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Blues know what it takes to avoid elimination

St. Louis turns to goalie Elliott in crucial Game 6 in San Jose on Wednesday

by Amalie Benjamin @amaliebenjamin / Staff Writer

ST. LOUIS -- The St. Louis Blues have been here before. They know what facing elimination is like heading into Game 6 of the Western Conference Final against the San Jose Sharks at SAP Center on Wednesday (9:00 p.m. ET; NBCSN, CBC, TVA Sports) down 3-2 with their season on the line. 

The Blues won Game 7 against the Chicago Blackhawks 3-2 and Game 7 against the Dallas Stars 6-1. Now, having lost Game 5 of the conference final at home, they need to win Game 6 to stay alive.

So, while this isn't exactly optimal and it certainly isn't comfortable, it is familiar for the Blues.

The Blues have forced this situation on themselves throughout the playoffs. They were unable to close the Blackhawks out in Games 5 and 6 in the first round, and the Stars in Game 6 in the second. The Blues could have made it easier, gained some rest and avoided some bruises, but they didn't.

The hope now is that they learned some things in those brutal do-or-die moments, things that they can put into place when they play the Sharks on the road in a game that is a must-win. They have won twice in elimination games this postseason. To get to the Stanley Cup Final, they will have to win two more.  

So what have they gleaned?

"I think it's patience and positioning," Blues coach Ken Hitchcock said. "When you're patient in your positioning offensively and defensively, then the game seems to come to you a little bit better. When you get amped up and you're trying to hit the home run early, you're giving up odd-man rushes and stuff like that.

Video: Pavelski scores twice as Sharks take 3-2 series lead

"To me, what we've learned over time, is that the game is a two-and-a-half-hour game. It's 60 minutes. It's a long evening. And if we play it like a long evening, good things are going to happen. It took us 53 minutes to get Chicago to crack and I said this last night, if we extend his game as a one-goal game either way long into the night, I like our chances."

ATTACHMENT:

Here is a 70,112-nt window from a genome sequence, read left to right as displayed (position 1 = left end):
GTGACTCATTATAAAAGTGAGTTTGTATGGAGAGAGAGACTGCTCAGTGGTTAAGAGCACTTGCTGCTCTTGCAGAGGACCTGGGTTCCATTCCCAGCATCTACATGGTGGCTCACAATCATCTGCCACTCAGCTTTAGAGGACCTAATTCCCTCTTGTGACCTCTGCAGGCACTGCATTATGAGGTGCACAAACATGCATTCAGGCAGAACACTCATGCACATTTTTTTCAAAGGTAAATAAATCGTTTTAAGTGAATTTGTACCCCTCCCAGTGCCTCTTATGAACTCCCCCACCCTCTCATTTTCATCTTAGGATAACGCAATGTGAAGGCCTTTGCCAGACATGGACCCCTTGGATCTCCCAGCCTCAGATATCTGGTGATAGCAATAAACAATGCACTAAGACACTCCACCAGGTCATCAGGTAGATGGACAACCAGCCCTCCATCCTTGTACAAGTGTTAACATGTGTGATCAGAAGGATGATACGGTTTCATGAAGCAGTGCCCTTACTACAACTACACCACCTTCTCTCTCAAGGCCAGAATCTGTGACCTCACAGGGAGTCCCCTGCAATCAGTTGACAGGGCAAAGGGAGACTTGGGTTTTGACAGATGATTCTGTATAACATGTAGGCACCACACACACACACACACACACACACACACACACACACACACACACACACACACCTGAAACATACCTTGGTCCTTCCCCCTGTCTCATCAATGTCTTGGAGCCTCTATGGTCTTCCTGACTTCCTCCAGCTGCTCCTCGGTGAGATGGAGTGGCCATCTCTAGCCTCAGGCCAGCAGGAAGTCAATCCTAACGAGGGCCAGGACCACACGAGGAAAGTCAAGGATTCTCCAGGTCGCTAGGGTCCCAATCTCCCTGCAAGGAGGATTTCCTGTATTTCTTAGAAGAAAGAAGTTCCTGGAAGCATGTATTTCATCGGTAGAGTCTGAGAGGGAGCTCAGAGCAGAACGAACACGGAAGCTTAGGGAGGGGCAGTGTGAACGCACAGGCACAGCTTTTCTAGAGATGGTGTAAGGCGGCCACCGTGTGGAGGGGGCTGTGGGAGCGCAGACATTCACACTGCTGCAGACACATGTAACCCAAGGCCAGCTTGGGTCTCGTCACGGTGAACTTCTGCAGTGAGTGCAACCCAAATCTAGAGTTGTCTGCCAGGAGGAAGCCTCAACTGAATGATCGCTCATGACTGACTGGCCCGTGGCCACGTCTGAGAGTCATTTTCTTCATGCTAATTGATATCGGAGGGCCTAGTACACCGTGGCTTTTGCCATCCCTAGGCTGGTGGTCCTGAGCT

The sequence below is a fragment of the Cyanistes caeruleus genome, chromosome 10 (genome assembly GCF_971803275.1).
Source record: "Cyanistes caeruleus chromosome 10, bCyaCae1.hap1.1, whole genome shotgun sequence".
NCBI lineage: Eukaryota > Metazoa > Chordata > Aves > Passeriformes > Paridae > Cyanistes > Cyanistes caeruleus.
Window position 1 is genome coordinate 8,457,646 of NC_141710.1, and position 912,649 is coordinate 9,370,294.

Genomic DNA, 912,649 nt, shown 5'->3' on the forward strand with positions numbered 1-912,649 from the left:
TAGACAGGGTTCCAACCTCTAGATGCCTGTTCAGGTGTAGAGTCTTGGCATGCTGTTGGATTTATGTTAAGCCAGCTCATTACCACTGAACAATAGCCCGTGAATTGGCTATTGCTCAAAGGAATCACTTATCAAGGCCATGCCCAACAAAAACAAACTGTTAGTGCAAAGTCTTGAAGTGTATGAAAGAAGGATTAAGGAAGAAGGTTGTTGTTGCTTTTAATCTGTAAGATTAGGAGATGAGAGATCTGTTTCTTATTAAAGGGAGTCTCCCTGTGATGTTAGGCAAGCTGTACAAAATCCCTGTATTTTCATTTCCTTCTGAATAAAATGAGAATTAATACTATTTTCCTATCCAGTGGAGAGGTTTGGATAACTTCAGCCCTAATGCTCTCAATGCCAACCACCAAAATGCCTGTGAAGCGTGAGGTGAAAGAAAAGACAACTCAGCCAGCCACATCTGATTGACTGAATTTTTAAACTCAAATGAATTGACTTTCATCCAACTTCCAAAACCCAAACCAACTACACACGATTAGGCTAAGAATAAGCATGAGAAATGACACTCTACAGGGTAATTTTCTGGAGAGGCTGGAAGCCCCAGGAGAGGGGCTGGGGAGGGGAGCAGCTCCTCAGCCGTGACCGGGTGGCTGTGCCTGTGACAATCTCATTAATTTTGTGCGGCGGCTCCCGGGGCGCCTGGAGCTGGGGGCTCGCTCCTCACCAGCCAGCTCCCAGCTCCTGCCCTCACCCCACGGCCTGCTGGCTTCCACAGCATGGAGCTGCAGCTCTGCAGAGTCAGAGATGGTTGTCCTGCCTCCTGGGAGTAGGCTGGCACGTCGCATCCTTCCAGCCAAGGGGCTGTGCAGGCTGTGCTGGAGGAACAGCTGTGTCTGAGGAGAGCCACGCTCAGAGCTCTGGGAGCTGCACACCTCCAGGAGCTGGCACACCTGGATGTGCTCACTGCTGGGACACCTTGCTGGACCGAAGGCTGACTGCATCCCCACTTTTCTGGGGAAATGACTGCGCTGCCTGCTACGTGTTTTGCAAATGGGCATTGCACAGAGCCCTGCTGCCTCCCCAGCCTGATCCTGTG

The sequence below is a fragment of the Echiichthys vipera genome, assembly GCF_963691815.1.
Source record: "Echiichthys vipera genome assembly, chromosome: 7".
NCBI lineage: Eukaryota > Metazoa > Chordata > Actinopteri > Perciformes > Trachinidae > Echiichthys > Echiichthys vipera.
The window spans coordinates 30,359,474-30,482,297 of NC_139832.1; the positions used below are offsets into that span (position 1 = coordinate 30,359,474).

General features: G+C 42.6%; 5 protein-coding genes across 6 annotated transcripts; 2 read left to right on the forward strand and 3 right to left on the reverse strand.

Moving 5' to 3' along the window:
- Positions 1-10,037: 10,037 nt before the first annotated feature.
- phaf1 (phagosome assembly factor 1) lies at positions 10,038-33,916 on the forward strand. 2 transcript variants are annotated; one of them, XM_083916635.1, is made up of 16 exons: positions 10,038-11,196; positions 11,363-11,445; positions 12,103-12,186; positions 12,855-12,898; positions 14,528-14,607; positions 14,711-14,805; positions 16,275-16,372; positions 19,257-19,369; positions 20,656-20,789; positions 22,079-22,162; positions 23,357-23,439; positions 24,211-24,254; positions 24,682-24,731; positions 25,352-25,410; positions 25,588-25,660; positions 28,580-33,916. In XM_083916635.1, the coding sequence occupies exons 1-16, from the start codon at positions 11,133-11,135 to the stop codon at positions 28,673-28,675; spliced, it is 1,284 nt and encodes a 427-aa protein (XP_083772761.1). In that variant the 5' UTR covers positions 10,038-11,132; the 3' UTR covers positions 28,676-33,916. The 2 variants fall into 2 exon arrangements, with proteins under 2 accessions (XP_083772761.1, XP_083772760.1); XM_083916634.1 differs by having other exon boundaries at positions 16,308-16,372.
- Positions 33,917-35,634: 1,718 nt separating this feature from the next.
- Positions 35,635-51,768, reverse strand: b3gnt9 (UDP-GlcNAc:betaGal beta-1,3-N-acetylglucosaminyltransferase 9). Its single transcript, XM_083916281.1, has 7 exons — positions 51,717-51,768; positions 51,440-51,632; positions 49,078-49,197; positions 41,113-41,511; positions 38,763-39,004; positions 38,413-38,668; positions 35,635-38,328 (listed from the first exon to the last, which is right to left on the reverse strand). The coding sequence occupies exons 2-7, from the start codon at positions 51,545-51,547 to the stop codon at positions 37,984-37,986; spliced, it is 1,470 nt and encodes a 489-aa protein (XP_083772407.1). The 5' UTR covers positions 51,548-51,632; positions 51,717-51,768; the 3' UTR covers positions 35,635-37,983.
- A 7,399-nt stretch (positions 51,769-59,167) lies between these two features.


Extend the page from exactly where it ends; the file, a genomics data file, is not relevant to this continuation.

Hitchcock said the idea is not to get too worked up and not to trade scoring chances. That usually doesn't work, not for the visiting team. And it doesn't work for the Blues.

"I think not getting away from our system is a big thing," St. Louis defenseman Carl Gunnarsson said. "Just playing our way. We've seen that in games. As soon as we get away from it, it's not working for us. We just have to stick together and keep reminding ourselves that whatever we do when we're playing well, you've got to keep doing it. Believe in what we do."

Because it's worked. It's worked in this situation. It's worked against two of the top teams in the Western Conference. So why wouldn't it work again?

"I think we've shown throughout this season and throughout these playoffs that we never give up," Gunnarsson said. "We keep on coming, no matter if we're down, if we're up. We never give up. There's still a chance.

"If we take this one [on Wednesday], we bring it back home, the ball is in our court again. We all believe in ourselves. Whatever happens, people will say the Blues in 2016 were a team that never gave up."

The Blues certainly had the chance to prove that through the resilient regular season and the first two rounds of the playoffs. They have put themselves in these situations before, and it has worked out.

Video: SJS@STL, Gm5: Brouwer swats home goal for the lead

"Elimination games are elimination games," Blues forward Alexander Steen said. "I liked the way we played in the two previous ones, simplified. A lot of desperation. And that's what we'll need tomorrow."

Of course, in those previous games, the Blues had at least one position that they felt they could absolutely count on: Goaltender. The Blues were riding Brian Elliott, and he was providing exactly what they needed him to provide. That hasn't exactly been the case in the Western Conference Final, with the Blues opting to pull Elliott in Game 3, a 3-0 loss in San Jose, and starting Jake Allen in Games 4 and 5.

But Elliott will start Game 6 with everything on the line.

"I just feel for me like Brian was the guy," Hitchcock said. "We needed the jolt from Jake. We got it to get back in the series. Unfortunately we didn't get the win [on Monday], but this has been Brian's playoffs and we'd like him to finish the job."

Or he'd like him to get the win in Game 6 to give the Blues a chance to come back home for a Game 7 with a chance to do it all over again.

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